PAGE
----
But once the Dolphins have taken their guy next spring, I think they’ll look for an experienced veteran to fill in for a pedagogical role in the QB room.

One of them could still be Ryan Fitzpatrick, but it could be someone else, like Cam Newton…or Colin Kaepernick, but I’ll get to that in a second.

Newton would be a better fit for that role compared to Fitzpatrick, and he offers the ability to kill two birds with one stone. He can win games and bring up the rookie as he goes.

Travis Wingfield tossed around the idea of trading for Cam Newton on Tuesday’s LOD podcast. I liked the idea. Trade for Newton and draft someone like Jordan Love or Jalen Hurts, who are both much rawer than their Joe Burrow or Tua Tagovailoa counterparts.

Of course, that’s Plan B. If Tagovailoa is still within reach, then draft him. If Burrow’s there, take him. If either of those two situations plays out, then all of the contingency plans go out the window.

But getting either Tagovailoa or Burrow is not a guarantee. So, having a scope on the other potential first-rounders is essential. I still like Jordan Love and his traits, but I also like Jalen Hurts, and I’m coming around on Justin Herbert. All three would benefit from redshirt seasons when entering the NFL.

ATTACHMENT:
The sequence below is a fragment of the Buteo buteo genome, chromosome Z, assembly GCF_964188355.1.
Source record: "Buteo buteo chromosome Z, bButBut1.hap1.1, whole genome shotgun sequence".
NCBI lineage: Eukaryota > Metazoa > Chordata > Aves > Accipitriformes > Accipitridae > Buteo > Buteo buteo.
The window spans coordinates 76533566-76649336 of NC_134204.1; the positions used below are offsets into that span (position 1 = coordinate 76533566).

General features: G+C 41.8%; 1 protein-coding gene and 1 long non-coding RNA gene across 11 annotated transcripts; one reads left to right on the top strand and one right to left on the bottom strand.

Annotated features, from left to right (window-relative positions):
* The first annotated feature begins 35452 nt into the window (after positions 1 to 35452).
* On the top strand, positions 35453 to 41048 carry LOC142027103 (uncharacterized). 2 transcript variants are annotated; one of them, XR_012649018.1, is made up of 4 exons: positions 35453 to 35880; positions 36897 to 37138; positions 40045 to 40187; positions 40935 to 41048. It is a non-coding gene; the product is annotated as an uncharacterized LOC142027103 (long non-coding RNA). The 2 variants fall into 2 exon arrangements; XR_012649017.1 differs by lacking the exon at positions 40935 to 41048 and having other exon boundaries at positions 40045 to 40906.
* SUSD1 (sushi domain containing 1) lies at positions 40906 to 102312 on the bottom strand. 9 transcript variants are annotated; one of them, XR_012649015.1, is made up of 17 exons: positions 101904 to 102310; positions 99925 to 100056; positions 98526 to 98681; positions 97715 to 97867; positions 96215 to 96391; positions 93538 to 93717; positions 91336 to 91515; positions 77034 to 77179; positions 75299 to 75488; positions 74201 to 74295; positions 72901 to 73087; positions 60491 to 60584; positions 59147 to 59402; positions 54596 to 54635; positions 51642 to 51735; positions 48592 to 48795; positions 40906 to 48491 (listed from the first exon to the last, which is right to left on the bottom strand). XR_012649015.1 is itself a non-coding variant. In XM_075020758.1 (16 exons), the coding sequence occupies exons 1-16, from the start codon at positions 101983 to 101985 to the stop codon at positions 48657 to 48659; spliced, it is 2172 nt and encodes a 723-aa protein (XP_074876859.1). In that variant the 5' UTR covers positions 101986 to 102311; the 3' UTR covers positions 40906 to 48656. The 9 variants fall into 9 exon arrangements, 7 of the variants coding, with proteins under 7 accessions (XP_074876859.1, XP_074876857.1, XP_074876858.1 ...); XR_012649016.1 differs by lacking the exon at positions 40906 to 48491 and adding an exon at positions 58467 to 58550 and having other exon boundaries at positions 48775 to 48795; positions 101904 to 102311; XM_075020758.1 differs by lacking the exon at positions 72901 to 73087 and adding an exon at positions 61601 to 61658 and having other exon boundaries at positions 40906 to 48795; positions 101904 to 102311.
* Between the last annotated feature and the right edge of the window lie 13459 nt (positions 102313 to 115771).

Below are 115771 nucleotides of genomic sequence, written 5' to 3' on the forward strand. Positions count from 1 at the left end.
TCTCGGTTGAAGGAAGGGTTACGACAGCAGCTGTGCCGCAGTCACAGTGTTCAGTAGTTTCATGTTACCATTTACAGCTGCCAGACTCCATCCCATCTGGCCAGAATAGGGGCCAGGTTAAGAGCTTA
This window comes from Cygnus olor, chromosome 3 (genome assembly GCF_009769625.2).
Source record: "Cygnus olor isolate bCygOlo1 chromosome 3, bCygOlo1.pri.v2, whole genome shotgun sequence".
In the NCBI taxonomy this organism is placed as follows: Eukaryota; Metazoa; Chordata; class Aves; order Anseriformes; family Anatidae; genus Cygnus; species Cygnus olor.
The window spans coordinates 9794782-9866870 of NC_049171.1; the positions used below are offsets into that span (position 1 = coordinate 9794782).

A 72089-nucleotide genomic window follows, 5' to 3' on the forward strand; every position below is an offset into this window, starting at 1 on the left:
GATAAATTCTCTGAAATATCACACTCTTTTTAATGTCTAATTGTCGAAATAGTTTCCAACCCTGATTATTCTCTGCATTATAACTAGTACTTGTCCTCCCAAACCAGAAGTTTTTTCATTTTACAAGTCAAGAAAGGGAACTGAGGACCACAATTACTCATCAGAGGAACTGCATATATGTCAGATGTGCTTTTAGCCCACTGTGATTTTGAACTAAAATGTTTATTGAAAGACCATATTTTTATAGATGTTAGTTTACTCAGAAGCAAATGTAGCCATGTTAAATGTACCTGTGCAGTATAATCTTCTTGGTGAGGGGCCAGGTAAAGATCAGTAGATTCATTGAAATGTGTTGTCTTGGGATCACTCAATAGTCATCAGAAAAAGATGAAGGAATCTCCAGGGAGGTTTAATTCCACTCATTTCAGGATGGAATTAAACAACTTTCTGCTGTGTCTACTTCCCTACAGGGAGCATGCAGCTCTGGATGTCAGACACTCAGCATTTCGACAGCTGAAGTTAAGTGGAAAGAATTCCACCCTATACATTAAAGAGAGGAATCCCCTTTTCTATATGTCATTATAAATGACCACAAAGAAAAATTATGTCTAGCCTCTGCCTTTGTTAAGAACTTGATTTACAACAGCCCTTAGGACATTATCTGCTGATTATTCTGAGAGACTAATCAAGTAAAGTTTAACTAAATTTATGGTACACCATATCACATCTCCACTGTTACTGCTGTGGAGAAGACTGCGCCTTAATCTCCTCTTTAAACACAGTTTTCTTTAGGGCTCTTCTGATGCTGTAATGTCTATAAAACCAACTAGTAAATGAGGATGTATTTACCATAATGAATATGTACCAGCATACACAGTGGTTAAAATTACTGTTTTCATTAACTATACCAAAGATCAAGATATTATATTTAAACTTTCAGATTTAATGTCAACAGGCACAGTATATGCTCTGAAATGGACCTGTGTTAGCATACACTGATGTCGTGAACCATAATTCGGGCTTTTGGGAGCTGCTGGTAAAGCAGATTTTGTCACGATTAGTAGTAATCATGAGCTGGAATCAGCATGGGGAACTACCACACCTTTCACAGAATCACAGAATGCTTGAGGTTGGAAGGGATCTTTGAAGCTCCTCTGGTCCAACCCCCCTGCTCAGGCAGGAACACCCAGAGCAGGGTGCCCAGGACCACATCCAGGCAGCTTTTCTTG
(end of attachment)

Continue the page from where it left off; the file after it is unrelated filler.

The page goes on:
And having the appropriate veteran guidance will be a huge blessing for the rookie’s development.

While I hope Plan A still comes to fruition, I also like the first backup plan. Here’s a caveat to Plan B, though. Trading for Newton is also not a guarantee.

There are several factors out of the Dolphins control, and that’s assuming that they are, in fact, interested in trading for Newton. If they are interested, then it becomes paramount that they can trade for him. At least they have their 2020 war chest of draft picks.

Now, back to my Kaepernick spiel. If Newton becomes a distant memory and Plan B crumbles, then Kaepernick jumps into the picture.